And so my life, now interrupted, is on the brink of being back on track. I am at peace. I have been sustained through all this by my loving family and friends whose support has been invaluable. I have the best doctor I could possibly have, a good surgeon waiting to help me, and fantastic nurses to see to my every need. I am so blessed. My husband has been a real pillar of strength while trying to balance so much in his life. My children miss me and I am desperate to be home with them, but I know I must pass through this valley first.

It is a valley. I smile, I laugh, I joke a lot, but it is a valley of suffering and many times I have broken down and wept tears of sorrow and self pity and grief, but never for long... I have suffered and I will not deny the truth to myself. But I do not feel bitter. I refuse to allow this disease and all it has entailed to make me bitter. I have found so much hope in my heart despite setbacks, I have found so much love and friendship and sincere care in the hearts of my family, extended family, friends both old and new, and my FB friends have kept me going through all this.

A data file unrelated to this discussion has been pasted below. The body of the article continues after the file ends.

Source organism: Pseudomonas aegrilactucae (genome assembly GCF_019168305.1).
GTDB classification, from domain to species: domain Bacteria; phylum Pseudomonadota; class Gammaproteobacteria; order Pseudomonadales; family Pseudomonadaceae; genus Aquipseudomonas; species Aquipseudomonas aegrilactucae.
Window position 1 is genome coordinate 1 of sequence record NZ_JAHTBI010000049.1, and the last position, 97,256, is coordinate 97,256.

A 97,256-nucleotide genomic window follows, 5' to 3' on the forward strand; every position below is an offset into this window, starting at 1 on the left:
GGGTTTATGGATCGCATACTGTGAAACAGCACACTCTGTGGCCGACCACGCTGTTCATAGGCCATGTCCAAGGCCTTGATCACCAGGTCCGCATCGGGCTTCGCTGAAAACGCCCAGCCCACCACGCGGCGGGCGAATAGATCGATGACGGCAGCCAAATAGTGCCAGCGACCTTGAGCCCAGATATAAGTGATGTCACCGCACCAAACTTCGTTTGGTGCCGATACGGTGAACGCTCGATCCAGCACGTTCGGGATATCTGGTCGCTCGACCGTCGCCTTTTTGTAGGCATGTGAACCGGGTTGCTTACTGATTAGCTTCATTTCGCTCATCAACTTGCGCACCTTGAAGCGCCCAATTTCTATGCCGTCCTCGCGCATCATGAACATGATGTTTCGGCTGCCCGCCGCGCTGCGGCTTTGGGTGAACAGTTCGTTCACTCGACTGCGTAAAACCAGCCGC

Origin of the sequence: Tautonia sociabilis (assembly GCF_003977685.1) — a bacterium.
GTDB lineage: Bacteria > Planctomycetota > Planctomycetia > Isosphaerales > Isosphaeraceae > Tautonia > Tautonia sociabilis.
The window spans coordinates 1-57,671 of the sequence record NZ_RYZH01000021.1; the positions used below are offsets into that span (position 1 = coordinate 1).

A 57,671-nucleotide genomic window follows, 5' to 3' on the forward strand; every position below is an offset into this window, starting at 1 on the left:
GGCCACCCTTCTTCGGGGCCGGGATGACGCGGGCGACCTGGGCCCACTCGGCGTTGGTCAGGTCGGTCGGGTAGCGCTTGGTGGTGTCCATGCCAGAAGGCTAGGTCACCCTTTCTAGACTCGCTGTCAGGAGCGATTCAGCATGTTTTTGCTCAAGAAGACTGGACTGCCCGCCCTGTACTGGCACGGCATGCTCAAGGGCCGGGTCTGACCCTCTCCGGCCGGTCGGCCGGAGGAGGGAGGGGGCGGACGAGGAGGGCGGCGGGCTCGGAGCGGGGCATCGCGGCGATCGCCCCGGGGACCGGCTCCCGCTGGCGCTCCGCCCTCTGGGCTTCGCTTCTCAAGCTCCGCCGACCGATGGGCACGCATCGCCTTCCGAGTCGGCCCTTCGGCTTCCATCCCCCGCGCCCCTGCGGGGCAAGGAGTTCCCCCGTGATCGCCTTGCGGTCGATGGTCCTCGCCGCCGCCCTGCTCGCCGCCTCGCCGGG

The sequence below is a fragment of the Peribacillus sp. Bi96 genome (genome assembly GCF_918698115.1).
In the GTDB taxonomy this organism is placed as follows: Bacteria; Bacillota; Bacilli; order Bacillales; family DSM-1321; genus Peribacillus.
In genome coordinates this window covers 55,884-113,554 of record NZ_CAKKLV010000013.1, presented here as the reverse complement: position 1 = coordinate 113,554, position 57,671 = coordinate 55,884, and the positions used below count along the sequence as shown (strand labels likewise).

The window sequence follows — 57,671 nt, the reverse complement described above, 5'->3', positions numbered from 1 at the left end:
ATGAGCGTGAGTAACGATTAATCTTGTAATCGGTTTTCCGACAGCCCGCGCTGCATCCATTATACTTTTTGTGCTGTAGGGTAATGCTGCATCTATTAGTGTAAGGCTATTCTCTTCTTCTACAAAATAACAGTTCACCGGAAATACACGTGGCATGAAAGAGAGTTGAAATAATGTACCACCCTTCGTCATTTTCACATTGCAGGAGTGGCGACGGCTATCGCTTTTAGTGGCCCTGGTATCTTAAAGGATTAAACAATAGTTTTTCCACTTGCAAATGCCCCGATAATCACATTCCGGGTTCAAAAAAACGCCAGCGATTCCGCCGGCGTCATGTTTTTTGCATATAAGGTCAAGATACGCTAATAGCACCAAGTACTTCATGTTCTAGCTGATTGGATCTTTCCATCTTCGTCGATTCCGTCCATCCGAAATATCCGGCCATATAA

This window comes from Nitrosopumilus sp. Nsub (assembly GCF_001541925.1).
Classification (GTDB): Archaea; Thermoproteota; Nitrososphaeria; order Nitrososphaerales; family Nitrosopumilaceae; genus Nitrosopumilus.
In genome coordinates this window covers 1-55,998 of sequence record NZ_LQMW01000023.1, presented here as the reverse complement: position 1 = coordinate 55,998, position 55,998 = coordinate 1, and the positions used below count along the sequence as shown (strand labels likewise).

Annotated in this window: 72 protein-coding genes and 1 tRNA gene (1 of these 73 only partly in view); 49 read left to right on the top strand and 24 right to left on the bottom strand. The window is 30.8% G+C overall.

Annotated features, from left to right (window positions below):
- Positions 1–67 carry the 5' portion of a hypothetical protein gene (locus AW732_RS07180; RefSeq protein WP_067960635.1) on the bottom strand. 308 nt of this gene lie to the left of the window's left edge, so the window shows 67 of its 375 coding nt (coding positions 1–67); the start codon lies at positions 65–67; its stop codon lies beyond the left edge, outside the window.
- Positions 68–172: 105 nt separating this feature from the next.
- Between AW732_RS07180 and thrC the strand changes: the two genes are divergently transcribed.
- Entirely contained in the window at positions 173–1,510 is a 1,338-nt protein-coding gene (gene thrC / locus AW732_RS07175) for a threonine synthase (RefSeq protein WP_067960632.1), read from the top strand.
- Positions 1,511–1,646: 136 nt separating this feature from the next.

I am reassured of the love of mankind despite the differences of creed, colour, religion, nationality etc… all that seeks to set us apart when in effect, we are all the same. All of us suffer in our own valleys, and this commonality of suffering unites us. I am part of you, and you are part of me. When you suffer, I too suffer. When you are well, I rejoice with you. I thank God for every remembrance of my every friend who has upheld me and continues to uphold me through all of this. You will never know just how much it has meant to me. I love you!

Thanks for reading, and here’s to a great outcome for surgery! Oooooh! I wonder if morphine will give me hallucinations… and who will I see?! J

Pav